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End of an ETA

The Basque militant group officially declared a permanent ceasefire today, perhaps bringing an end to a 50-year campaign that has claimed more than 800 lives. The announcement didn’t get all that much attention in the U.S., where ETA tends to get lumped in with Greek Anarchists as quaint relics of a more violent era of ...

RAFA RIVAS/AFP/Getty Images
RAFA RIVAS/AFP/Getty Images

The Basque militant group officially declared a permanent ceasefire today, perhaps bringing an end to a 50-year campaign that has claimed more than 800 lives. The announcement didn’t get all that much attention in the U.S., where ETA tends to get lumped in with Greek Anarchists as quaint relics of a more violent era of European politics. While they were a force to be reckoned with in the ’70s and ’80s, these days, Europe faces a much more pressing threat from radical Islamist groups, rather than delusional nationalists in balaclavas, right?

Actually, no, according to the EU’s latest data. The Vancouver Sun‘s Dan Gardner reports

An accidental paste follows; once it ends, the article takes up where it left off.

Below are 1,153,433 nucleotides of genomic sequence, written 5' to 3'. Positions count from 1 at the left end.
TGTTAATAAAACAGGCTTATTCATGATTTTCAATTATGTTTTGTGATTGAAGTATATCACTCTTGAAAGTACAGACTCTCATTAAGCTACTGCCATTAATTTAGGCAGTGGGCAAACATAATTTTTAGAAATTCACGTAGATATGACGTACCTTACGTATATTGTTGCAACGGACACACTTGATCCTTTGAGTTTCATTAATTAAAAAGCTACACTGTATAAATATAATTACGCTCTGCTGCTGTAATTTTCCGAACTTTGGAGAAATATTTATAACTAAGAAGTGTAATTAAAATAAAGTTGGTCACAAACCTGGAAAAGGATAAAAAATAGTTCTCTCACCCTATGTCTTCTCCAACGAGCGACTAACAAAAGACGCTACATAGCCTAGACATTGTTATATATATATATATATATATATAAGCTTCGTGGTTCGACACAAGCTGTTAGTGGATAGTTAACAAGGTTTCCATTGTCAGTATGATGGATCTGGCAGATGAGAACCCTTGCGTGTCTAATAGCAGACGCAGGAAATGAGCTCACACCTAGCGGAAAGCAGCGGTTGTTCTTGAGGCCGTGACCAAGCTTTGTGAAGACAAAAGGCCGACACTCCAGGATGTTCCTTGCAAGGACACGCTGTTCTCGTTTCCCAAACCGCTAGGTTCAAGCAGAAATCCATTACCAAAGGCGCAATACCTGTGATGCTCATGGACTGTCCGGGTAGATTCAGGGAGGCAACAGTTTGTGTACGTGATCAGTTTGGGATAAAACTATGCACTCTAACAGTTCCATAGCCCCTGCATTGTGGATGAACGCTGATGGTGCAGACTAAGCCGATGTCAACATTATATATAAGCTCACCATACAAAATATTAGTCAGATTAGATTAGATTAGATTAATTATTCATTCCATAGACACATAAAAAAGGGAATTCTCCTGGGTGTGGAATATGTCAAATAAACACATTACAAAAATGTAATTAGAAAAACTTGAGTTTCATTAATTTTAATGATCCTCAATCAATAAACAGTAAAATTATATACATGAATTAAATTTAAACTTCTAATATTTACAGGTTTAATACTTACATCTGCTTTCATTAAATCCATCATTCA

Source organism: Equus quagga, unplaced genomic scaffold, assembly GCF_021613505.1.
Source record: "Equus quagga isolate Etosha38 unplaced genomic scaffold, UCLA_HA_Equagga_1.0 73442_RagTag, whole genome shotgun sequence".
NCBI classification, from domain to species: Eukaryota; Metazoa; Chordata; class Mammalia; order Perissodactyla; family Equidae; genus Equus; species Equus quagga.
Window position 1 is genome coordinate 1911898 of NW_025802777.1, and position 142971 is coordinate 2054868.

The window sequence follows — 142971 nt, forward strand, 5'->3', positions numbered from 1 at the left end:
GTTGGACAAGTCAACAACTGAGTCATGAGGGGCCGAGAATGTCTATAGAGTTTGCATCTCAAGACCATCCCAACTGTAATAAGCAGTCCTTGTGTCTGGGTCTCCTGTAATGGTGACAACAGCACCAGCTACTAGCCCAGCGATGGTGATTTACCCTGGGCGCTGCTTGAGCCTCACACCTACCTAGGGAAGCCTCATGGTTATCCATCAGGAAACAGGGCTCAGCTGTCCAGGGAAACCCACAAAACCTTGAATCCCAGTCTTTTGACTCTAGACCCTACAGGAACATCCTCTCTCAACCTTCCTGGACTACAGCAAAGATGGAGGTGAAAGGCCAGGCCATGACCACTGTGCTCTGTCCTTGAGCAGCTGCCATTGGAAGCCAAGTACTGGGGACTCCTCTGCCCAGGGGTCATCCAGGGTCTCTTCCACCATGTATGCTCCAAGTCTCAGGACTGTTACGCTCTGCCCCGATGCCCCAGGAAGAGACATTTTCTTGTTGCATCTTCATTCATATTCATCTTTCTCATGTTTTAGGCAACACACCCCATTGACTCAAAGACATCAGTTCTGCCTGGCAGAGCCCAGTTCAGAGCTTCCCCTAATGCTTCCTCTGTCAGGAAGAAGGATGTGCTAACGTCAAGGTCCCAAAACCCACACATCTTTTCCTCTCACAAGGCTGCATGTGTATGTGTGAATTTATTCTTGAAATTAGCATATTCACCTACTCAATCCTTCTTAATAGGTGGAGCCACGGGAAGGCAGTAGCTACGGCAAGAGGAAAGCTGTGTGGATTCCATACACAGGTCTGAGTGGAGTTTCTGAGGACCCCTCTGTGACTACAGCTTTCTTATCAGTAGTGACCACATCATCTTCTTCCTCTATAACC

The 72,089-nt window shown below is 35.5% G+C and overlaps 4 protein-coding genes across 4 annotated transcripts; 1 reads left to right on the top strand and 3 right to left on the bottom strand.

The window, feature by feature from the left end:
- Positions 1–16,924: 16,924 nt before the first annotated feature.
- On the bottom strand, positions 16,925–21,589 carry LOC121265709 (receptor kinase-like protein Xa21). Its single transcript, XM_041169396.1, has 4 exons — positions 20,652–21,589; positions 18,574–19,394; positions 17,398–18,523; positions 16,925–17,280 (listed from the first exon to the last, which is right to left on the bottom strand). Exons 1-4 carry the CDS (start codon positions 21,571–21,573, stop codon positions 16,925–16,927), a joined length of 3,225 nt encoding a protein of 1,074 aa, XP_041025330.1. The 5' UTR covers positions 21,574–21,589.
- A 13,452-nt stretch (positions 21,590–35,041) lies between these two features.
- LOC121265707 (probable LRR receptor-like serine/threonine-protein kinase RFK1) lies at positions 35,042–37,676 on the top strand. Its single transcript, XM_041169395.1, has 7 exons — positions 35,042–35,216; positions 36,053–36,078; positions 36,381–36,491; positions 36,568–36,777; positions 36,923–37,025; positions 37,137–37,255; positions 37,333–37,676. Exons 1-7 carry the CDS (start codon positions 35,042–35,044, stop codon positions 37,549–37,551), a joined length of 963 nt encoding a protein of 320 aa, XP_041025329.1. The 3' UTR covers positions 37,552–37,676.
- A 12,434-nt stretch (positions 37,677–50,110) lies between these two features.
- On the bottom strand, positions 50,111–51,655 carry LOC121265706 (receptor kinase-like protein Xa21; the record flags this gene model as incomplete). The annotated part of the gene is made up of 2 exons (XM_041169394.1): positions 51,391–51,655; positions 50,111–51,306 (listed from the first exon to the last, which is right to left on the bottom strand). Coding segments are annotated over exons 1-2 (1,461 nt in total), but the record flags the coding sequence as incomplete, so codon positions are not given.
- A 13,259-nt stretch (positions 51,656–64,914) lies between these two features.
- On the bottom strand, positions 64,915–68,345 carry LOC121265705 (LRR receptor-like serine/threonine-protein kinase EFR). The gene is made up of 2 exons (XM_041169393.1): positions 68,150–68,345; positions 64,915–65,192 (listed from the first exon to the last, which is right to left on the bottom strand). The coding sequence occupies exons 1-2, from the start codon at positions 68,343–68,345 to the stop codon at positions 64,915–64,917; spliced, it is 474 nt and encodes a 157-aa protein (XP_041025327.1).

The European Union’s Terrorism Situation and Trend Report 2010 states that in 2009 there were "294 failed, foiled, or successfully executed attacks" in six European countries. This was down almost one-third from the total in 2008 and down by almost one-half from the total in 2007.

So in most of Europe, there was no terrorism. And where there was terrorism, the trend line pointed down.

As for who’s responsible, forget Islamists. The overwhelming majority of the attacks — 237 of 294 — were carried out by separatist groups, such as the Basque ETA. A further 40 terrorists schemes were pinned on leftist and/or anarchist terrorists. Rightists were responsible for four attacks. Single-issue groups were behind two attacks, while responsibility for a further 10 was not clear.

Islamists? They were behind a grand total of one attack. Yes, one. Out of 294 attacks. In a population of half a billion people. To put that in perspective, the same number of attacks was committed by the Comite d’Action Viticole, a French group that wants to stop the importation of foreign wine.

Here’s the report.

To be sure, the numbers are a bit misleading in that Islamist terrorists tend to carry out attacks on a somewhat grander scale — Madrid in 2004, London in 2005, the recent Stockholm suicide attack if it had worked — than ETA, even in its heyday. (The maniacal viciousness of French wine snobs is another story.)

But still, during a week when we’ve been reminded that political violence can strike anywhere, good riddance to Basque militancy. Perhaps they finally took a look at the far more effective revolution happening in Catalonia

 Twitter: @joshuakeating

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